Another site to check out is run by the National Association of Insurance Commissioners and the Center for Insurance Policy and Research. You can find a useful link right here. The map will lead you to the contact information for each state’s insurance regulators. The state offices can point you in the right direction. There may be forms you’ll have to fill out, and voice mail you may get stuck on. It isn’t an easy way to find a missing policy, but if you’re running into dead ends, it’s worth a shot.)
States, starting to recognize that this is a problem, have been coming up with their own web site search engines and departments to help people track down life insurance policies. And so you will also want to go to your favorite search engine and type in your state and “lost life insurance policy” and see what you come up with. For instance, if you did that with Missouri, you’d land at their Life Policy Locator Service. Not that it’s an easy process. You have to fill out a form and get it notarized and then mail it in with a death certificate. Still, if you live in Missouri and know that there’s a life insurance policy with you as the beneficiary, it would be worth it to jump through the hoops to find out who the policy is with.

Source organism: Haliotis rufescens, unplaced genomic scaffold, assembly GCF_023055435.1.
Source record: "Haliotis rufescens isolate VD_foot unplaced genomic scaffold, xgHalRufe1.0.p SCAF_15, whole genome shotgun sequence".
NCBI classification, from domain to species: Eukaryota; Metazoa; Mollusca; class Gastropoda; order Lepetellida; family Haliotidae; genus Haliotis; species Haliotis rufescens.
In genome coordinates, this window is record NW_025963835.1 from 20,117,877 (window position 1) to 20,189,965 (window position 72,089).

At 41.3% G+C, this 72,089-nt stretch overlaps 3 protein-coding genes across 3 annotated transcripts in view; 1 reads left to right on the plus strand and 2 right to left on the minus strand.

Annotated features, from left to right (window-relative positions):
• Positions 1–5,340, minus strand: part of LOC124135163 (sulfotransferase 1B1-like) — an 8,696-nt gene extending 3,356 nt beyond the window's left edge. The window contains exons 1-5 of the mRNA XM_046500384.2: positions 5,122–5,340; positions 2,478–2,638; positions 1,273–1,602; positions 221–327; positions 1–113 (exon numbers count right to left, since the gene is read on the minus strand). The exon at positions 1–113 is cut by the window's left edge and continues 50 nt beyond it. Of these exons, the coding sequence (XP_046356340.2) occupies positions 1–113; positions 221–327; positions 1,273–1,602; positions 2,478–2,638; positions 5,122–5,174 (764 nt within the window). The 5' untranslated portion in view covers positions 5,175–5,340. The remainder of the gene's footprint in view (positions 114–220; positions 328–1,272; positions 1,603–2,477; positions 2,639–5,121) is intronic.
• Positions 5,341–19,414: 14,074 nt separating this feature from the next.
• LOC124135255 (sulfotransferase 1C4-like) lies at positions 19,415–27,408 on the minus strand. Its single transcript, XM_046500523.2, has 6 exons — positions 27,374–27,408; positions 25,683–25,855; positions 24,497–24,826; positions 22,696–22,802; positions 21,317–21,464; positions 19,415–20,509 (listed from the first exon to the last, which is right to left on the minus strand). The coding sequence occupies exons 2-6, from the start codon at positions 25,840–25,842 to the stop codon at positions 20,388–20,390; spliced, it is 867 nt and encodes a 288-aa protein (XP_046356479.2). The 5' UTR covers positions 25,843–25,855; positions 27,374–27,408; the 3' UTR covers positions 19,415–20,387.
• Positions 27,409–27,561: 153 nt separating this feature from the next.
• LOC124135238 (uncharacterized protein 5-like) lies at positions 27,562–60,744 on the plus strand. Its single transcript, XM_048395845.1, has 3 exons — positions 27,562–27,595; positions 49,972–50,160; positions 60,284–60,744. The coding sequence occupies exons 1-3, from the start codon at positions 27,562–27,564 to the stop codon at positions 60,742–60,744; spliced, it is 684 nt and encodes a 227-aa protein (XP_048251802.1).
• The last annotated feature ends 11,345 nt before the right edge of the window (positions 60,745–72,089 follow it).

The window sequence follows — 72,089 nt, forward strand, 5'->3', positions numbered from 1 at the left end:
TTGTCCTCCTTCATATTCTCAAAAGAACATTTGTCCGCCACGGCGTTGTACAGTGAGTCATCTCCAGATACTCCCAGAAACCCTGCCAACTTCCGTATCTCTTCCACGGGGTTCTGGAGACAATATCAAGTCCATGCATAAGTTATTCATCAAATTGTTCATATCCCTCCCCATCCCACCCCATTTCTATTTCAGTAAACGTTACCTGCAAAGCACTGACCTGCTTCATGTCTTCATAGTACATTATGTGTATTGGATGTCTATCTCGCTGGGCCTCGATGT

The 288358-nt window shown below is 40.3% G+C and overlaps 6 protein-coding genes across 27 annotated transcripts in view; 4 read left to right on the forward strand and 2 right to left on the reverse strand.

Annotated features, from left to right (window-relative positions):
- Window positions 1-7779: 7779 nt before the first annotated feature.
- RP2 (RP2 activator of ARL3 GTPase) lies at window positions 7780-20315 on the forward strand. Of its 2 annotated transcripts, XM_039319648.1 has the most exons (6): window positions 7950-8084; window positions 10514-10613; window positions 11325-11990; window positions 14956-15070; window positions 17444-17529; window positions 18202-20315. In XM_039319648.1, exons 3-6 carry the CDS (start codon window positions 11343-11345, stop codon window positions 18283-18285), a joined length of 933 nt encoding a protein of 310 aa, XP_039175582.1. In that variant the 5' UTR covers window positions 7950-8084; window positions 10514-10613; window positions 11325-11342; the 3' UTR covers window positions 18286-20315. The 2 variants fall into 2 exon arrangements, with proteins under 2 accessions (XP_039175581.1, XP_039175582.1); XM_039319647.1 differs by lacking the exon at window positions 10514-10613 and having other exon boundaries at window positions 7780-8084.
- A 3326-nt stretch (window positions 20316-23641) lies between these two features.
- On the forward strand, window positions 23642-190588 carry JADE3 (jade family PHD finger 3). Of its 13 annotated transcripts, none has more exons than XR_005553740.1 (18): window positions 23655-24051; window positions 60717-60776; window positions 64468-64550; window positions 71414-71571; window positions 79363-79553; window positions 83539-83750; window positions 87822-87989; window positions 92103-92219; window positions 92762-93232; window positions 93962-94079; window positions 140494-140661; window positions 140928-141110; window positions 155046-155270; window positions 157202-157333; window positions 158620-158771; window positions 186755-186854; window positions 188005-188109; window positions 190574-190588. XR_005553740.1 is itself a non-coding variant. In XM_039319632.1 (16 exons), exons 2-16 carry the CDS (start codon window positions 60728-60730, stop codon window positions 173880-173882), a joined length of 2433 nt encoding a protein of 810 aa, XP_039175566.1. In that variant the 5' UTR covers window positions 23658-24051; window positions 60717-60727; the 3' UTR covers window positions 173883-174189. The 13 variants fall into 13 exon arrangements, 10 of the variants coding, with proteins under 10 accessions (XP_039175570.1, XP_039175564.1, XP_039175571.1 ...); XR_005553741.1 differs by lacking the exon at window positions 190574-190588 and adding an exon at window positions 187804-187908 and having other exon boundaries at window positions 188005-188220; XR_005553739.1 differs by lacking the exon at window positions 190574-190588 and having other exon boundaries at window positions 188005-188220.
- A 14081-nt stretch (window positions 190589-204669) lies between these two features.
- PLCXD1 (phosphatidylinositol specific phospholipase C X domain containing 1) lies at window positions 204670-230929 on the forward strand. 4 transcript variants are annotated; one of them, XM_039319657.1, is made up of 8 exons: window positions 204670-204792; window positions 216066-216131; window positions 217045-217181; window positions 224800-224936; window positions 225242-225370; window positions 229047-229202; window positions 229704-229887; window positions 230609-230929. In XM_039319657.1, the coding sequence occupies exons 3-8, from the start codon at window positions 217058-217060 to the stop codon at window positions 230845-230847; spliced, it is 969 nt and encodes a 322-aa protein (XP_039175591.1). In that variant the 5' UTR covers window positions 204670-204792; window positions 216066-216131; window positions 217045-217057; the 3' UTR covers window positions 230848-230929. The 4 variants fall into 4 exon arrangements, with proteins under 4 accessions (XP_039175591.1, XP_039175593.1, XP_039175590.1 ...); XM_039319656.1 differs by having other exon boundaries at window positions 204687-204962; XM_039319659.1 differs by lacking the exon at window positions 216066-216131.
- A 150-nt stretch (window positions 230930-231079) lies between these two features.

Final Thoughts on Finding an Old Policy
Finally, don’t beat up yourself or your loved one if this happens to you. You may be tempted to trash your parent or spouse’s organizational habits — or your own — but this sort of thing really can happen to anyone.
Fricker says that she was contacted by a man whose elderly mother had been a client of hers before passing on. Then one day the deceased woman’s son telephoned Fricker.
“He asked if I had any clue as to what insurance policies she may have had,” she says. Fricker’s client, who suffered from dementia, had apparently either said that there was a life insurance policy but then gave her son no other information — or simply forgot to give him any pertinent information until the dementia had gotten the better of her and it was too late to ask. In any case, Fricker says, “Unfortunately, I didn’t know what policies she had had and had to offer the usual tips to call the state about unclaimed property.”
And how should that story make anyone feel better? Her client was a retired insurance agent.